The last night of my proms

THE LAST NIGHT OF MY PROMS

Through the summer I’ve been presenting for BBC4 (the Beeb’s new digital arts channel) from the Proms – the greatest music festival in the World. What an honour. When I first came to England after Berlin, I would go to the Albert Hall through the summery park and think: how cool would it be, to be working here. And 4 years later here I am – cycling through the afternoon up past the Albert Memorial, tying up my bike and strolling into the Door 11 for a sound check. Sometimes the Czech National Orchestra will be changing out of their trousers in the corridor, or Harrison Birtwhistle will be sitting all portly and regal in the Arena during the run through of his new piece. Sometimes Graham Vick will be rehearsing members of the public for their climactic intervention in Britten’s Curlew River. Sometimes Simon Rattle will be marching politely past the Prommers queuing up to see him perform with the Berliner Philharmoniker.

74 concerts on 58 consecutive nights. No one else could do it. Bless the BBC for that alone. I could hardly believe – having been away for 4 weeks filming Cash – that the whole thing had continued every night in my absence. It’s such a mammoth thing.

But it struck me during this last week of filming, when I’ve been feeling rather tired and irritable, that music is so much related to the state of mind of the listener. I have huge admiration for some of my colleagues – like Charles Hazlewood, Ian Burnside, Fiona Maddox, Tom Service – who were able to speak dispassionately about such an incredible wide rage of composers and performers. I feel completely at the mercy of my subjective response to these things.

For example, no amount of Proms literature will win me over to Dvorak – despite him being one of the featured composers this season. Beautiful and robust as the “New World” is, it doesn’t touch me or interest me in the way much moderm music does…. And when you’re tired and irritable, have too much on your plate and didn’t get a chance to meditate before the filming, Bartok’s Duke Bluebeard’s Castle is just the last thing you want to be listening to. I’ve never much warmed to Bartok. Is that because I’ve always been hungry or tired when I listened? Or is there something intrinsically un-Alistair in that spikey Hungarian’s language?

But yesterday evening – my last night’s presenting at this year’s Proms – I was lifted out of the membrane of Self by the music I heard. It may have been a trip to the gym, a healthy dinner and a long meditation in the Park, that made me so receptive, but Les Arts Florissants’ performance of Charpentier’s Requiem (Messe pour les trépassés) was my favorite concert this year.

It’s a French Baroque setting of the Requiem prose with a Motet based on the Book of Job mixed in. And musically it’s not exceptionally different from works by Charpentier’s contemporaries Lully, Delalande or Marais. But the performance that evening was spectacular. The unusual playing style of Les Arts Florissant band struck me: early music instruments played in an authentic style, which requires a lot more flamboyance in the playing to compensate for the weaker sound-production of the instruments. This means the ensemble wave and flourish in a much more individualistic way than your classic modern orchestra. They were like a multi-limbed anemone swirling and beating in the musical ether.

The chorus was also superb, maintaining exquisite intonation and acuteness throughout a long stretch of time – the mass lasts for about an hour. And from the chorus, in a constant dance of repositioning, members would step forward to become various combinations of soloists. The incredible high tenor of Paul Agnew and the more dramatic tenors of Topi Lehtipuu and Jeffrey Thompson really reached out through the vast space of the Hall and effected me almost viscerally. I had several bouts of that all-over-body shiver I get when rapt in music.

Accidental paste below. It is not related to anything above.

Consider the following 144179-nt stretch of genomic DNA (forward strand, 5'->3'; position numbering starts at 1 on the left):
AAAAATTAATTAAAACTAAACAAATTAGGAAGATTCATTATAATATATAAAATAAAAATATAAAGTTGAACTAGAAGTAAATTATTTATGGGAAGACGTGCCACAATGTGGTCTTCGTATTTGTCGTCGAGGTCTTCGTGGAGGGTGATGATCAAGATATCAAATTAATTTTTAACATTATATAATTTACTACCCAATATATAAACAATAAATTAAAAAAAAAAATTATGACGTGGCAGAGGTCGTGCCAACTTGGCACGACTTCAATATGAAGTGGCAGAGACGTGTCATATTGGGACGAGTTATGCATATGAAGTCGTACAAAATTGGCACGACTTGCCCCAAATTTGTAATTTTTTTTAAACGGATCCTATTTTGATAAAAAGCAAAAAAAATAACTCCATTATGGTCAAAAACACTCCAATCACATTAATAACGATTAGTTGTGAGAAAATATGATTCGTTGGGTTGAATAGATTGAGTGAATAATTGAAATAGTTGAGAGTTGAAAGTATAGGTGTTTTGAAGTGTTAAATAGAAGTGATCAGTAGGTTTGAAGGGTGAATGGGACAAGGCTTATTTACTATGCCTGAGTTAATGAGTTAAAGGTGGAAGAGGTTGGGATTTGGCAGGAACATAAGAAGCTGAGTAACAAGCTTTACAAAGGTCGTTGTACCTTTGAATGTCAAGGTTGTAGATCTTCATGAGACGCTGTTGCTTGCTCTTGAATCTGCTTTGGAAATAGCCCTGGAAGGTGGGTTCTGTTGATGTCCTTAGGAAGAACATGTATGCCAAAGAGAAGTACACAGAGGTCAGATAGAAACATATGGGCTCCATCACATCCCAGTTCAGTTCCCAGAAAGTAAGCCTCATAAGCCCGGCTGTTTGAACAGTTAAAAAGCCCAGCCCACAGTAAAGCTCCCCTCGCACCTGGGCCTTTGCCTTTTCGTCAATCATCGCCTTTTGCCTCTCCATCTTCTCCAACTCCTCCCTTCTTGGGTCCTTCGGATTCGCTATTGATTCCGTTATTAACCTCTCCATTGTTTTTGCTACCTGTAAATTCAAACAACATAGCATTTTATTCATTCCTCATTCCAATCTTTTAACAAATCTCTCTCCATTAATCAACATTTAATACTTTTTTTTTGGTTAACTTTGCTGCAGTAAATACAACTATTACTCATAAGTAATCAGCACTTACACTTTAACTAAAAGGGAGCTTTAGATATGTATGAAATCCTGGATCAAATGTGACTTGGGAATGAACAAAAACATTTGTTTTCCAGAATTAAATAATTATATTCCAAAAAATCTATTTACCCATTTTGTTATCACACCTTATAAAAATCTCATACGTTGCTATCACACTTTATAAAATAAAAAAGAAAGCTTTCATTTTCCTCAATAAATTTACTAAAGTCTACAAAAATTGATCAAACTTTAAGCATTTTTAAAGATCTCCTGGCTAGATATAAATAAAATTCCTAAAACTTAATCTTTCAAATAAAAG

And this was what moved me so much. Despite the large architectural scale of the work and the building, the Mass was extraordinarily poignant and human. Far from being removed – it seemed that individuals were stepping forward to utter very heartfelt, but universal anxieties about what happens after death, about why we suffer.

Remember how these masses were first perfomed. There was incredible and sometimes macarbre attention given to Requiem obsequies. The cathedrals would be decked in black crepe, real skeletons would be draped over tombs, the space would be choking with incense and for days on end prayers would have been intoned by paid mourners. The sudden arrival of such exquisite music would have been dramatic and would have really spoken out through the gloomy air to the congregation sitting there contemplating their own mortality.

There was the most exquisite moment (in amongst many exquisite moments) when the small trio of soloists are singing against the main chorus in the Requiem Motet. “Miseremini mei,” they sing:

Have Pity on me
I pray you my friends
For the hand of God hath touched me.

This declaration of pain and the request for solidarity seemed so poignant, set as it is in the middle of work which articulates grief for the departed. In all moments of life, we as humans can suffer irrationally , and we can still ask for comfort from one another. This sense of real-existing communion is what thrills me about live performance. There was a triangle between the performers in the Hall, the music of the long-dead Charpentier and the throngs of silent audience sat listening. And while I know that I could listen to a recording of Charpentier’s work at home with my mind elsewhere and not feel a flutter in my heart, when all factors came into place it seemed like I was having my perfect Prom after all…

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